The hype is real: A day on the Upper Delaware

“Wait? What? You’ve never fished the Delaware River?”  If you live in the East and are an avid (borderline obsessed) trout angler, this is the kind of thing you will hear from peers if you admit that you’ve never wet a line in one of the East’s most famous trout rivers.  I got it again … Read more

Hard work has payoffs

I recently went out with the Five Rivers TU chapter in Durango, Colo., to help plant willows along the banks of the Hermosa Creek. (Full disclosure: I’m on the board of the chapter). Closing in on the final steps, I couldn’t wait to get out there to see all the work completed so far and to help with the finishing efforts.   … Read more

Longtime conservation officer now focused on steelhead and salmon

A fly fisherman searches the water of the Middle Fork of the Salmon River in Idaho waiting for the elusive tug on the end of his line from a steelhead. Josh Duplechian/Trout Unlimited As a conservation officer with the Idaho Fish and Game Department, Eric Crawford’s work was largely reactive. “I could make a great … Read more

Corridors paved with water

A view of the mountains in New Mexico.

When teaching guide clients how to read a stream, I stressed three basic conditions that dictate where a trout will hold: access to food, access to safety and access to shelter from energy-sapping currents. A healthy and stable abundance of any or all of these conditions affords trout the option of staying put, perhaps enabling … Read more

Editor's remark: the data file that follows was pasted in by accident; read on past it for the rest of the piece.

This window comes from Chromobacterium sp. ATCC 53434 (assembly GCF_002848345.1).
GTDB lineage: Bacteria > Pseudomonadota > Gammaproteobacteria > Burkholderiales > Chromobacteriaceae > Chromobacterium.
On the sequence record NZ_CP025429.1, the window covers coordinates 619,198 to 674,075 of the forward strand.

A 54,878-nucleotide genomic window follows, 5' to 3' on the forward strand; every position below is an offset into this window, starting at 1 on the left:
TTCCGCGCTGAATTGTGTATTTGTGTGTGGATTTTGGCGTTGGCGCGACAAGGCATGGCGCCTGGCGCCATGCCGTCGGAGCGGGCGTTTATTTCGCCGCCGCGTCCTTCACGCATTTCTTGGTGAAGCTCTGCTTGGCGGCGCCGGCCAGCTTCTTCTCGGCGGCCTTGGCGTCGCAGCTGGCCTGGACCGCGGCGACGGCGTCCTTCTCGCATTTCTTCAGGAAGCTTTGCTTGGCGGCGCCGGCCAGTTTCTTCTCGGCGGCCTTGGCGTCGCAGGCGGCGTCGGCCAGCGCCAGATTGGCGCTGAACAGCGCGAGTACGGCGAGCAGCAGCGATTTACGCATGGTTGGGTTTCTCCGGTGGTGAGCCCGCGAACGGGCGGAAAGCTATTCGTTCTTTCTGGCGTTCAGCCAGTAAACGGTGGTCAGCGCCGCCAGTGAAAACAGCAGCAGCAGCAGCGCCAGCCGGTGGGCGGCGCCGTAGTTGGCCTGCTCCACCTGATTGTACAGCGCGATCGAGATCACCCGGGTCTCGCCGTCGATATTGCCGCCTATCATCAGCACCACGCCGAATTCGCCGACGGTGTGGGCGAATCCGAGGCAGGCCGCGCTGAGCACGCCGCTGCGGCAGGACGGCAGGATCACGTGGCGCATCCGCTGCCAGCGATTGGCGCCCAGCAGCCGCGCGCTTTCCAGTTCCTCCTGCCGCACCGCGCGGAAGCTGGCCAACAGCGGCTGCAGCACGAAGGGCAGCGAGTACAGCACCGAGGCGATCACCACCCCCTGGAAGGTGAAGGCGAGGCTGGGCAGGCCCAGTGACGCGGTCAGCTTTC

Boy Scout

A northern pike comes to hand in an eastern Alaska boreal creek.

Editor’s note: A variation of this piece first appeared in Hatch Magazine. Preparedness was never my thing. There’s a reason I made it to Webelo, but didn’t matriculate farther through the Boy Scout system. You can only show up at the den meeting without your little scarf slider so many times before it sinks in. … Read more

Getting out there

Creek crossing.

Allegra, Grant and I emerged from the densely wooded trail, stepping out onto the wooden bridge for our first view of Resurrection Bay. Mountains jutted up from the water as the evening sun shone through Tonsina Creek valley, and ravens flew overhead. Spawning silver and chum salmon pooled up in riffles below us, and our noses filled with the decaying fish that came before them, soon to be the ravens’ feast.